AESC supplied battery is the limiting factor
Based on a comment in our post of yesterday, we followed up on the thought that perhaps the battery pack was causing the constrained initial supply of LEAFs. We found that it is a contributing factor to the annual production rate, if not the slow initial rate of production.
On May 19, 2008 Nissan announced commencement of operations at Automotive Energy Supply Corporation – its joint venture lithium-ion (Li-ion) battery building venture with NEC and NEC TOKIN. In this press release, Nissan stated battery capacity of 65,000 units annually. Trial production of Li-ion batteries started on July 16, 2009 with start-up capacity of 13,000 units per year, with a goal of ramping production up to 65,000 units per year by 2010. According to this press release dated June 11, 2010, of the original 65,000 units produced, 54,000 will be for electric vehicles (EVs). The remainder will be for the Nissan forklift. Also in that press release was the statement that AESC planned to increase battery production capacity for EVs to 90,000 units by 2011. So the question then becomes, if AESC can produce 90,000 batteries for EVs in 2011, why can’t Nissan produce 90,000 LEAFs? That indeed, is a very good question. That’s where this article from Nikkei Business Online dated January 17, 2011 comes in.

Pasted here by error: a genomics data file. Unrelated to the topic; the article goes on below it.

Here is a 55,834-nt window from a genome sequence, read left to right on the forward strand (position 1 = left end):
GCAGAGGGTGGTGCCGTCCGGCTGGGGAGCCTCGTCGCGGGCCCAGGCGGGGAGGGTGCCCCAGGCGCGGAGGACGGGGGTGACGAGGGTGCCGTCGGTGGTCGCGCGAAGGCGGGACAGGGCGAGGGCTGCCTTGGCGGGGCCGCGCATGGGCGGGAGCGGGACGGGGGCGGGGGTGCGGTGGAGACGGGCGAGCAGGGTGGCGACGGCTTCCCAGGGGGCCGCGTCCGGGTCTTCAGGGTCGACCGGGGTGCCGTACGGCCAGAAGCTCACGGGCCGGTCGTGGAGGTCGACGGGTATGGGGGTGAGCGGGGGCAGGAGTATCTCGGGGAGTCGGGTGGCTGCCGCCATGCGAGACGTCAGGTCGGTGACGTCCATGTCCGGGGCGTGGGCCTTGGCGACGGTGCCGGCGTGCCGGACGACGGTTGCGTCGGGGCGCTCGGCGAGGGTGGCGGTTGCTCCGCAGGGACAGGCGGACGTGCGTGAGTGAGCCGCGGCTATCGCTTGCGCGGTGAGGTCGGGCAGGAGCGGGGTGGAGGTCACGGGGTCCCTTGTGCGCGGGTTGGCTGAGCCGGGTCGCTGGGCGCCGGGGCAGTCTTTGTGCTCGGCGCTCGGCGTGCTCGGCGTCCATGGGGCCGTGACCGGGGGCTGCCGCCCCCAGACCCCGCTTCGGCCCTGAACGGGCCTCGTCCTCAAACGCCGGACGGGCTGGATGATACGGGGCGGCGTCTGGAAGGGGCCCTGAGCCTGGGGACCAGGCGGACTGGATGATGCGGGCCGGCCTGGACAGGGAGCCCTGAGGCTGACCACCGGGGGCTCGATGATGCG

AESC can produce 90,000 batteries annually. 50,000 units will go to Nissan and 40,000 units will go to Renault for their EV lineup. You remember Renault – Nissan’s Alliance partner that we have previously written about. This means that Nissan’s annual EV capacity is battery constrained until 2012 when more capacity comes online.
In late 2012, Nissan plans on the production of the LEAF and its batteries in Smyrna, Tennessee. Current plans call for the ultimate production capability of up to 150,000 LEAFs annually in Smryna, and up to 200,000 battery packs annually. Prior to that, EV batteries will be produced in the United Kingdom at Sunderland. Sunderland will begin battery production in early 2012 with initial annual production capacity of 60,000 units. These will be divided between Nissan and Renault also. Interestingly, LEAF production at the Sunderland plant will not begin until 2013. Battery production is also planned in Portugal (50,000 units starting in 2012) and France (100,000 batteries annually starting in mid-2012). For those not keeping track, this totals an annual production capacity of 500,000 battery packs on an annual basis when all battery production facilities get started. Based on this, it seems that we may see LEAF production ramp up dramatically in 2012 if demand remains strong. Do you get the idea that Nissan is commited to the idea of an EV future?